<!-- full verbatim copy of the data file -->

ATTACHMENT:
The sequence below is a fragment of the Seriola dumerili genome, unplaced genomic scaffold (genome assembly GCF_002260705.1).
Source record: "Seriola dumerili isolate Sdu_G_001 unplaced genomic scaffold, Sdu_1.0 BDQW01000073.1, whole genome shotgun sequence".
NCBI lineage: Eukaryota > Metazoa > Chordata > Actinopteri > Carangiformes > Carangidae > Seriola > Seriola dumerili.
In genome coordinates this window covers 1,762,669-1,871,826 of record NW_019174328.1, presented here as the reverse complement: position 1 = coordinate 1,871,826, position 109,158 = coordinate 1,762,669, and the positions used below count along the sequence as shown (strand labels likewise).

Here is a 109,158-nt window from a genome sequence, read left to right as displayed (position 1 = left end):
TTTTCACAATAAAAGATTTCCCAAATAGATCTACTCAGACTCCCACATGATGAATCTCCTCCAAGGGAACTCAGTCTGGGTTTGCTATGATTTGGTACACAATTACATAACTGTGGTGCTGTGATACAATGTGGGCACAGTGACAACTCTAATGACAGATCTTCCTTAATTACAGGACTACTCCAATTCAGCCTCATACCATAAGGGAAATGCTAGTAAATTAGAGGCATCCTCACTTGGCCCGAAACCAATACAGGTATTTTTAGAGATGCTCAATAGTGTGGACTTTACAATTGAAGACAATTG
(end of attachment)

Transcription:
The sequence below is a fragment of the Seriola dumerili genome, unplaced genomic scaffold (genome assembly GCF_002260705.1).
Source record: "Seriola dumerili isolate Sdu_G_001 unplaced genomic scaffold, Sdu_1.0 BDQW01000073.1, whole genome shotgun sequence".
NCBI lineage: Eukaryota > Metazoa > Chordata > Actinopteri > Carangiformes > Carangidae > Seriola > Seriola dumerili.
In genome coordinates this window covers 1,762,669-1,871,826 of record NW_019174328.1, presented here as the reverse complement: position 1 = coordinate 1,871,826, position 109,158 = coordinate 1,762,669, and the positions used below count along the sequence as shown (strand labels likewise).

Here is a 109,158-nt window from a genome sequence, read left to right as displayed (position 1 = left end):
TTTTCACAATAAAAGATTTCCCAAATAGATCTACTCAGACTCCCACATGATGAATCTCCTCCAAGGGAACTCAGTCTGGGTTTGCTATGATTTGGTACACAATTACATAACTGTGGTGCTGTGATACAATGTGGGCACAGTGACAACTCTAATGACAGATCTTCCTTAATTACAGGACTACTCCAATTCAGCCTCATACCATAAGGGAAATGCTAGTAAATTAGAGGCATCCTCACTTGGCCCGAAACCAATACAGGTATTTTTAGAGATGCTCAATAGTGTGGACTTTACAATTGAAGACAATTG